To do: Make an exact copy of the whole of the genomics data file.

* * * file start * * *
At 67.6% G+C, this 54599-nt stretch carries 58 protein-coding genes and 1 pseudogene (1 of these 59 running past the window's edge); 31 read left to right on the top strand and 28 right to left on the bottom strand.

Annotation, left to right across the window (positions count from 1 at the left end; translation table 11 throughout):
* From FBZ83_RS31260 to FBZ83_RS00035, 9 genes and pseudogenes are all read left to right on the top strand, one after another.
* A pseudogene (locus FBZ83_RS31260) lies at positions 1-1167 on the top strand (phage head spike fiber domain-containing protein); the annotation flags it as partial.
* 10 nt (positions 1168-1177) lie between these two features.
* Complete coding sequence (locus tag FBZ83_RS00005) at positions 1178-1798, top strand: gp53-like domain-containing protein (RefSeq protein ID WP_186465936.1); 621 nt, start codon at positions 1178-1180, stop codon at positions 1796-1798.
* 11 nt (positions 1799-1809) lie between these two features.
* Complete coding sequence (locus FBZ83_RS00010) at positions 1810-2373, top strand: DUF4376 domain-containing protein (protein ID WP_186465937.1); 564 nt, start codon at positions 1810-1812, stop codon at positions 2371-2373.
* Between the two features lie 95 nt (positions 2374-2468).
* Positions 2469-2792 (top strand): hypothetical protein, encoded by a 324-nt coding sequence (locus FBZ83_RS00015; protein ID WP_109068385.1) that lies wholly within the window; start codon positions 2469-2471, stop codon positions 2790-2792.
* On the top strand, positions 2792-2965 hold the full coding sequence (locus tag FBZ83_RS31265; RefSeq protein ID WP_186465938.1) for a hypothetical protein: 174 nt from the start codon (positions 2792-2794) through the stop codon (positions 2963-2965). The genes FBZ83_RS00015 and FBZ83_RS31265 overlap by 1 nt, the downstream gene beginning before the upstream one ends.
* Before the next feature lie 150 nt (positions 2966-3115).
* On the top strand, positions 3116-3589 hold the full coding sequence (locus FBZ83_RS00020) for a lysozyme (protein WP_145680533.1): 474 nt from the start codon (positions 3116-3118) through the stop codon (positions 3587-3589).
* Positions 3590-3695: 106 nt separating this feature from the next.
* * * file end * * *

At 67.6% G+C, this 54599-nt stretch carries 58 protein-coding genes and 1 pseudogene (1 of these 59 running past the window's edge); 31 read left to right on the top strand and 28 right to left on the bottom strand.

Annotation, left to right across the window (positions count from 1 at the left end; translation table 11 throughout):
* From FBZ83_RS31260 to FBZ83_RS00035, 9 genes and pseudogenes are all read left to right on the top strand, one after another.
* A pseudogene (locus FBZ83_RS31260) lies at positions 1-1167 on the top strand (phage head spike fiber domain-containing protein); the annotation flags it as partial.
* 10 nt (positions 1168-1177) lie between these two features.
* Complete coding sequence (locus tag FBZ83_RS00005) at positions 1178-1798, top strand: gp53-like domain-containing protein (RefSeq protein ID WP_186465936.1); 621 nt, start codon at positions 1178-1180, stop codon at positions 1796-1798.
* 11 nt (positions 1799-1809) lie between these two features.
* Complete coding sequence (locus FBZ83_RS00010) at positions 1810-2373, top strand: DUF4376 domain-containing protein (protein ID WP_186465937.1); 564 nt, start codon at positions 1810-1812, stop codon at positions 2371-2373.
* Between the two features lie 95 nt (positions 2374-2468).
* Positions 2469-2792 (top strand): hypothetical protein, encoded by a 324-nt coding sequence (locus FBZ83_RS00015; protein ID WP_109068385.1) that lies wholly within the window; start codon positions 2469-2471, stop codon positions 2790-2792.
* On the top strand, positions 2792-2965 hold the full coding sequence (locus tag FBZ83_RS31265; RefSeq protein ID WP_186465938.1) for a hypothetical protein: 174 nt from the start codon (positions 2792-2794) through the stop codon (positions 2963-2965). The genes FBZ83_RS00015 and FBZ83_RS31265 overlap by 1 nt, the downstream gene beginning before the upstream one ends.
* Before the next feature lie 150 nt (positions 2966-3115).
* On the top strand, positions 3116-3589 hold the full coding sequence (locus FBZ83_RS00020) for a lysozyme (protein WP_145680533.1): 474 nt from the start codon (positions 3116-3118) through the stop codon (positions 3587-3589).
* Positions 3590-3695: 106 nt separating this feature from the next.